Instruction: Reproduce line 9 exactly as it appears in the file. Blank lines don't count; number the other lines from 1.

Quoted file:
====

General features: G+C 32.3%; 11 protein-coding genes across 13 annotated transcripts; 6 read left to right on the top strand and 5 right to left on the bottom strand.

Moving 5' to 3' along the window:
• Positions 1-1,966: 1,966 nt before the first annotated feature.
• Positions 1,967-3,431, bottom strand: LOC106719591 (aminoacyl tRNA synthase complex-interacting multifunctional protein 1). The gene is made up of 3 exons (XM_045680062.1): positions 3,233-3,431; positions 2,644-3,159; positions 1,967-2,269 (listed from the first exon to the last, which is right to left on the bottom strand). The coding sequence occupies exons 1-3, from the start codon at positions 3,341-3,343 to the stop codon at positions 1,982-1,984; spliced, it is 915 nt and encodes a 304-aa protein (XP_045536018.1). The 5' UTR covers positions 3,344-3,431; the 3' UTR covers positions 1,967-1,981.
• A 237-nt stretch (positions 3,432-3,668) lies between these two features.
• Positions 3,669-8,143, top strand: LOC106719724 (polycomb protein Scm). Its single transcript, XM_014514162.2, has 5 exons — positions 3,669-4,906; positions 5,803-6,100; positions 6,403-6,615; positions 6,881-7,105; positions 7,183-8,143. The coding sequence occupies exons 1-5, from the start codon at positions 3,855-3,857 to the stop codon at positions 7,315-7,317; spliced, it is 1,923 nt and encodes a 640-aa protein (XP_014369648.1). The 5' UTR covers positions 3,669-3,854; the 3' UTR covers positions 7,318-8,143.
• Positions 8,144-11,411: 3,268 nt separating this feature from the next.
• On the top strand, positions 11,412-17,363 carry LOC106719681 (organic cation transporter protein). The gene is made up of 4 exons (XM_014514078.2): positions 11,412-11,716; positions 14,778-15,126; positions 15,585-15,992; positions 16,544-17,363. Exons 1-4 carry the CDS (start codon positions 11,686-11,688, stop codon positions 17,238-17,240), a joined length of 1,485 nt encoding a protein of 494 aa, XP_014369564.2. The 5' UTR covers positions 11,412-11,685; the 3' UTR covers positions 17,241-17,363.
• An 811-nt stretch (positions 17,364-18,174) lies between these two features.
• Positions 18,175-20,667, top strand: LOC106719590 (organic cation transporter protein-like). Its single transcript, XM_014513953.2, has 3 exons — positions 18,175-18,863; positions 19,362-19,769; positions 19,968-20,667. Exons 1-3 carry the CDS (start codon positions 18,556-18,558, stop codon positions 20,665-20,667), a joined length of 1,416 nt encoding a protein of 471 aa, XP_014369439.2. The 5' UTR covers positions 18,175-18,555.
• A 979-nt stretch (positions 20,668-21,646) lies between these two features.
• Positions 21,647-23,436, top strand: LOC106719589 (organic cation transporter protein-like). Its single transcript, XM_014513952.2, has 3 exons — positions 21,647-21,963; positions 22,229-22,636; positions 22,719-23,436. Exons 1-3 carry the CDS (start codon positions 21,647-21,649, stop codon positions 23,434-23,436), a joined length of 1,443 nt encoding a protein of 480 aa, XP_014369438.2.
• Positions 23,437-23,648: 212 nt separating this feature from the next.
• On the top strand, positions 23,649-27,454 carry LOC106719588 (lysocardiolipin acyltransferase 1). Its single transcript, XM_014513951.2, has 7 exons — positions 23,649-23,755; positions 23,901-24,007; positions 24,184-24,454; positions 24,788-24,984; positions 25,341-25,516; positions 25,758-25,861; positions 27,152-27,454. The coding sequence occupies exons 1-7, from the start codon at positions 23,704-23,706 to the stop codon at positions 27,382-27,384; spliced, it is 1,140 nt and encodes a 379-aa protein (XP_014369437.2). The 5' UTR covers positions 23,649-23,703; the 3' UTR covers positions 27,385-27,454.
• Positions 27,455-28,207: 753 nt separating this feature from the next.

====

• An 811-nt stretch (positions 17,364-18,174) lies between these two features.